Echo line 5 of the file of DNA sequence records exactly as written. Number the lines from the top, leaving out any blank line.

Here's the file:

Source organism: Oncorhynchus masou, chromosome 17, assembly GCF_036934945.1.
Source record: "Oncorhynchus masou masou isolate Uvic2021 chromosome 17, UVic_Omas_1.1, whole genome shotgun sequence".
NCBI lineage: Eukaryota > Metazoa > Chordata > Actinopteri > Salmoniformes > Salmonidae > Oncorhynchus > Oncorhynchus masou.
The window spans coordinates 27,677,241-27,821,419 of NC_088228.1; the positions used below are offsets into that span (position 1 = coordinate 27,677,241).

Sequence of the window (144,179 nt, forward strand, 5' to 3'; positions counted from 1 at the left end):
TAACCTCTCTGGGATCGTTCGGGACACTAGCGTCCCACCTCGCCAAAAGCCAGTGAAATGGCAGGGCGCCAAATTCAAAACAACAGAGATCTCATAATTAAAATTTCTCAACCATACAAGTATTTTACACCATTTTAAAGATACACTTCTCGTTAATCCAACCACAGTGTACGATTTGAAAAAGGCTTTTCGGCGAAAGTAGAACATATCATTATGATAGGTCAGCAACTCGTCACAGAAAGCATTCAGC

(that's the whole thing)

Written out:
Sequence of the window (144,179 nt, forward strand, 5' to 3'; positions counted from 1 at the left end):